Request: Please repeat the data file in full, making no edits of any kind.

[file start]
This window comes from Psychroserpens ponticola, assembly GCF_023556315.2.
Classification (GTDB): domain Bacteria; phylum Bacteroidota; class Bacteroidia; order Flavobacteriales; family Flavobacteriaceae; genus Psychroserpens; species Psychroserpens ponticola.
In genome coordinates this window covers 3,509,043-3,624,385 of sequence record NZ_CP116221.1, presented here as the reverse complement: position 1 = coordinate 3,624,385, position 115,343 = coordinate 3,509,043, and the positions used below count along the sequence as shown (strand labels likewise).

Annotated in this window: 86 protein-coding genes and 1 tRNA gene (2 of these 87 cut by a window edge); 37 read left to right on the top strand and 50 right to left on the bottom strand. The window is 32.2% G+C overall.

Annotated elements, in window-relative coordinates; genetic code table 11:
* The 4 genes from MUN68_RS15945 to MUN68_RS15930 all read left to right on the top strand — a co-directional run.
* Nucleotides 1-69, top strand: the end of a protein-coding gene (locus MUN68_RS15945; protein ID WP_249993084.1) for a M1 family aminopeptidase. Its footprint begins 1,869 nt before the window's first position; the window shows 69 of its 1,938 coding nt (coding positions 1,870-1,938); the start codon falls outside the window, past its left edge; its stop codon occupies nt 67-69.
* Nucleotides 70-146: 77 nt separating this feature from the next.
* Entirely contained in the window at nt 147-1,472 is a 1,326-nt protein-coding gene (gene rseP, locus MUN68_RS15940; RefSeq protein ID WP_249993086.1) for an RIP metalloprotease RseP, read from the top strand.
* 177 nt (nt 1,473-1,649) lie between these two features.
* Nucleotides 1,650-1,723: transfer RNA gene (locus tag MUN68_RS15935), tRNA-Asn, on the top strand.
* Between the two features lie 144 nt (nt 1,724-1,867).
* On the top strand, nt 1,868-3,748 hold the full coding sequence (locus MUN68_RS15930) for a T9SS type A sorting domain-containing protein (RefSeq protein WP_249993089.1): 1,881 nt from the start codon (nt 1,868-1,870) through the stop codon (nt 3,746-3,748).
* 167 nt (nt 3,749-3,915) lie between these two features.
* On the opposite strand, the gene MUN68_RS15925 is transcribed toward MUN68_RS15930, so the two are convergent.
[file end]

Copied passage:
This window comes from Psychroserpens ponticola, assembly GCF_023556315.2.
Classification (GTDB): domain Bacteria; phylum Bacteroidota; class Bacteroidia; order Flavobacteriales; family Flavobacteriaceae; genus Psychroserpens; species Psychroserpens ponticola.
In genome coordinates this window covers 3,509,043-3,624,385 of sequence record NZ_CP116221.1, presented here as the reverse complement: position 1 = coordinate 3,624,385, position 115,343 = coordinate 3,509,043, and the positions used below count along the sequence as shown (strand labels likewise).

Annotated in this window: 86 protein-coding genes and 1 tRNA gene (2 of these 87 cut by a window edge); 37 read left to right on the top strand and 50 right to left on the bottom strand. The window is 32.2% G+C overall.

Annotated elements, in window-relative coordinates; genetic code table 11:
* The 4 genes from MUN68_RS15945 to MUN68_RS15930 all read left to right on the top strand — a co-directional run.
* Nucleotides 1-69, top strand: the end of a protein-coding gene (locus MUN68_RS15945; protein ID WP_249993084.1) for a M1 family aminopeptidase. Its footprint begins 1,869 nt before the window's first position; the window shows 69 of its 1,938 coding nt (coding positions 1,870-1,938); the start codon falls outside the window, past its left edge; its stop codon occupies nt 67-69.
* Nucleotides 70-146: 77 nt separating this feature from the next.
* Entirely contained in the window at nt 147-1,472 is a 1,326-nt protein-coding gene (gene rseP, locus MUN68_RS15940; RefSeq protein ID WP_249993086.1) for an RIP metalloprotease RseP, read from the top strand.
* 177 nt (nt 1,473-1,649) lie between these two features.
* Nucleotides 1,650-1,723: transfer RNA gene (locus tag MUN68_RS15935), tRNA-Asn, on the top strand.
* Between the two features lie 144 nt (nt 1,724-1,867).
* On the top strand, nt 1,868-3,748 hold the full coding sequence (locus MUN68_RS15930) for a T9SS type A sorting domain-containing protein (RefSeq protein WP_249993089.1): 1,881 nt from the start codon (nt 1,868-1,870) through the stop codon (nt 3,746-3,748).
* 167 nt (nt 3,749-3,915) lie between these two features.
* On the opposite strand, the gene MUN68_RS15925 is transcribed toward MUN68_RS15930, so the two are convergent.